Al Roker on Historic Preservation
Excerpts from an interview with Al Roker about why historic preservation is important.
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Why is historic preservation important to you?
"In any society, any culture, if you don't' know where you've been you really can't see where you're going. I think to be able to get a sense of how people lived, how people existed, where they lived, is really important. If you go to say, any place from Colonial Williamsburg ... to any small home in and around America you get a sense of where we've come from and how people lived and what they did and why they did it.
"I think historic preservation is one of the most important things because we're living in such a disposable society. We throw everything away. If it's old, get rid of it. And I think from our historic places to historic faces in this country, we need to make sure they're around as long as possible."
Are there any places or historic sites that hold an emotional attachment for you?
"Well my father's family is from the Bahamas, and we went back there to the island he's from and the slave quarters are still standing. They've preserved them. And I think it's a real testament to what the human spirit can overcome.
"I took my daughter, who was at the time about 12, down there and I think the power of what those slave quarters meant washed over her. I think when people see things they're connected to, whether it's a picture or a home or a place, I think it's a real powerful reminder of where you've come from."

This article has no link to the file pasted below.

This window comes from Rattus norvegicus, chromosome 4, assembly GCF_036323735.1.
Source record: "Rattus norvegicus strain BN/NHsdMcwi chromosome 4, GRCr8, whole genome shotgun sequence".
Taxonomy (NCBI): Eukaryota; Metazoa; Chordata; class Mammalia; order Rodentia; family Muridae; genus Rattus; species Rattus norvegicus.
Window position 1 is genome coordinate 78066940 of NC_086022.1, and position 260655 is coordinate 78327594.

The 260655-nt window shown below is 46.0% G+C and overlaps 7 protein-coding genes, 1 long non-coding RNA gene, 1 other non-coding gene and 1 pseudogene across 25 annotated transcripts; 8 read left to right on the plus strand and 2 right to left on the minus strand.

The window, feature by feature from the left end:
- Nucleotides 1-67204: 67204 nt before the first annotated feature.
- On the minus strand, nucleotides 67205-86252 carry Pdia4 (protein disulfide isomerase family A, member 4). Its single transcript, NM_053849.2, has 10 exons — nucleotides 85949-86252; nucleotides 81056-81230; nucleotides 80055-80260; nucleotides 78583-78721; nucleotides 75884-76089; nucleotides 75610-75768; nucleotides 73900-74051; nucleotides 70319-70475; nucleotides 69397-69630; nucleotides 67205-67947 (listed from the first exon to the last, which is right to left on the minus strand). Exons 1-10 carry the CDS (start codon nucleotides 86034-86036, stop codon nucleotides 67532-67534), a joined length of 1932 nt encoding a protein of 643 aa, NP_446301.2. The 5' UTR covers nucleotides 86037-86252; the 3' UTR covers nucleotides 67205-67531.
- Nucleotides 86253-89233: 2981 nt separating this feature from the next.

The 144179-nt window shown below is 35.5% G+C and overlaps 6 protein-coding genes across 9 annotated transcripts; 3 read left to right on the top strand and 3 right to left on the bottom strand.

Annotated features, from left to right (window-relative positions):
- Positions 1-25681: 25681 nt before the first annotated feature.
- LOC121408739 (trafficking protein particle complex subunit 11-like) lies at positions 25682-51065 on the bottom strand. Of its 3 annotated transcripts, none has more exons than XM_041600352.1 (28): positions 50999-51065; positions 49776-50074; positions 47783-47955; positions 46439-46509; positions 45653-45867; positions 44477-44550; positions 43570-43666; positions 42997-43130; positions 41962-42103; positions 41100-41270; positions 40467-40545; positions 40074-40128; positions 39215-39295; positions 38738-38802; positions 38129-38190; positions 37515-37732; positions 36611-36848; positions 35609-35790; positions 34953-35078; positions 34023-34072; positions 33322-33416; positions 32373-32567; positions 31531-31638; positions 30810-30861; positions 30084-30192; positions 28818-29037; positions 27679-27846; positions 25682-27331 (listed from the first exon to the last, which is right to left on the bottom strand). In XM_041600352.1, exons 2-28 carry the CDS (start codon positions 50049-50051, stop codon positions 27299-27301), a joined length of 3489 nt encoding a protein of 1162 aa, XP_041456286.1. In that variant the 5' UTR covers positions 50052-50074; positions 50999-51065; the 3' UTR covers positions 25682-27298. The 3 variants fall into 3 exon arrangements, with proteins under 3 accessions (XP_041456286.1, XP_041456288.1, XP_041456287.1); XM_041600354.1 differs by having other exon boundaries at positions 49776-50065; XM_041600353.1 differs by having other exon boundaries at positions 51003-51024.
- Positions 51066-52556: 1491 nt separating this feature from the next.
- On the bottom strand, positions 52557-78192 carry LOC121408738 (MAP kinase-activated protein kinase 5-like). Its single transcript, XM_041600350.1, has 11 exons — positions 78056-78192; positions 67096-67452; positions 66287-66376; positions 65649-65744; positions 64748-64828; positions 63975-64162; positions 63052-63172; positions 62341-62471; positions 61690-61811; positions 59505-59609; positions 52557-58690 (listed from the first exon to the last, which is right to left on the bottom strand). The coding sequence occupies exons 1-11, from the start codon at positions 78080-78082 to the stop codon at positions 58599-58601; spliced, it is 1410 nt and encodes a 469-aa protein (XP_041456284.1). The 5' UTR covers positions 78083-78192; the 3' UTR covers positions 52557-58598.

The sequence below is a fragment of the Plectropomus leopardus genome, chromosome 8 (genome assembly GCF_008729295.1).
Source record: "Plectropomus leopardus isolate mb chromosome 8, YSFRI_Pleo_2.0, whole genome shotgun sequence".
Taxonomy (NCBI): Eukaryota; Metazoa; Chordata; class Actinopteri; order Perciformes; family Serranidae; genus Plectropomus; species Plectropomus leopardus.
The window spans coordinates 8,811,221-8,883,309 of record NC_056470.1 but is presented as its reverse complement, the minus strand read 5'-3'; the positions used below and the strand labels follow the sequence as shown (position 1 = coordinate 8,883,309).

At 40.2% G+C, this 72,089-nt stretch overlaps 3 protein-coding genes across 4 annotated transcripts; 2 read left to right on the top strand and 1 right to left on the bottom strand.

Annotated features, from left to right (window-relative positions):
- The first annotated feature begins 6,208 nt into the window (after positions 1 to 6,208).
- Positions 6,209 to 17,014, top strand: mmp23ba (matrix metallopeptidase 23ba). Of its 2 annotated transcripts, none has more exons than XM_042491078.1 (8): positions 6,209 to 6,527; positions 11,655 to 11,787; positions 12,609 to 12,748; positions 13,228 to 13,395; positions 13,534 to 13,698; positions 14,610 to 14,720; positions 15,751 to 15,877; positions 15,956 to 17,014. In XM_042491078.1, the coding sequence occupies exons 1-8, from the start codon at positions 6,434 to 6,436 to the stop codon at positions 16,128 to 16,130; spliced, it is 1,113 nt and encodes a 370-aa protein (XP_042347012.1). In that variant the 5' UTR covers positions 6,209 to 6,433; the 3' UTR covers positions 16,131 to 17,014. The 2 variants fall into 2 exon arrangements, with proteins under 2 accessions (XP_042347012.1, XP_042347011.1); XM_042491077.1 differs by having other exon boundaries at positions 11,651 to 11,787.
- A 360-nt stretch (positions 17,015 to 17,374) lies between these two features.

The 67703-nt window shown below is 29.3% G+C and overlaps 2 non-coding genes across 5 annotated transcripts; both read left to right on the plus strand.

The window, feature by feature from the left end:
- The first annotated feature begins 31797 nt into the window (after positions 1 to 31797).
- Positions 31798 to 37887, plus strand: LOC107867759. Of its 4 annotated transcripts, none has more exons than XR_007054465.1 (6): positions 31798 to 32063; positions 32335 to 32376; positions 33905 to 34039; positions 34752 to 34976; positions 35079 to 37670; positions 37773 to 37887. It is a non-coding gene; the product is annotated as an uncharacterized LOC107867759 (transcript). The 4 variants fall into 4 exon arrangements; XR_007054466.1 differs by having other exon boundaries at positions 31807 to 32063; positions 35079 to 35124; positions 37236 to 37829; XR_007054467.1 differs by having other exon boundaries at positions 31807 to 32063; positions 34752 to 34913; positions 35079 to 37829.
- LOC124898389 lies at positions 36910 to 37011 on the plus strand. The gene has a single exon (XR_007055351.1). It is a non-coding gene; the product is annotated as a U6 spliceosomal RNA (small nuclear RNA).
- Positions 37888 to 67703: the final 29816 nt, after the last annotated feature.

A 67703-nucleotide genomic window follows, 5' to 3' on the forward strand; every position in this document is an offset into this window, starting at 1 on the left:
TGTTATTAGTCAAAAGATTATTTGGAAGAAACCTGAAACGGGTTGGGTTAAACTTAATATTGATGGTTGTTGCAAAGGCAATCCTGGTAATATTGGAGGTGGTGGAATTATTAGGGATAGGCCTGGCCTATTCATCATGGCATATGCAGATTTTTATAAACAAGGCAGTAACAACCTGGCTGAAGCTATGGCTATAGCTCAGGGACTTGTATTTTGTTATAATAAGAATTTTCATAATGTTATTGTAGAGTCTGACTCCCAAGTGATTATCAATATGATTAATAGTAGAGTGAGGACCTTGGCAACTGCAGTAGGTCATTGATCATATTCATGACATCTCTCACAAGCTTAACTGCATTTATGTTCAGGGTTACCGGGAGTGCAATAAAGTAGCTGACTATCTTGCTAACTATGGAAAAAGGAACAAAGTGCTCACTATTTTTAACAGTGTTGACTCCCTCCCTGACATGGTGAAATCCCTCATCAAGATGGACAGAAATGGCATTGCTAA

What would you like people to take away from the Restore America: A Salute to Preservation initiative?
"People just need to know that there are historic places, and they don't necessarily have to be Williamsburg or Monticello. They can be places in your own town where the town charter was first signed, or where somebody decided to take a stand for something. There are hundreds and hundreds and hundreds of examples of little places that meant big things to different places around the country. People need to visit those because it's living history. They can see it, they can smell it, they can look around it, they can walk through it, which is pretty cool."
Excerpts from an interview with Bryant Gumbel on why historic preservation is important.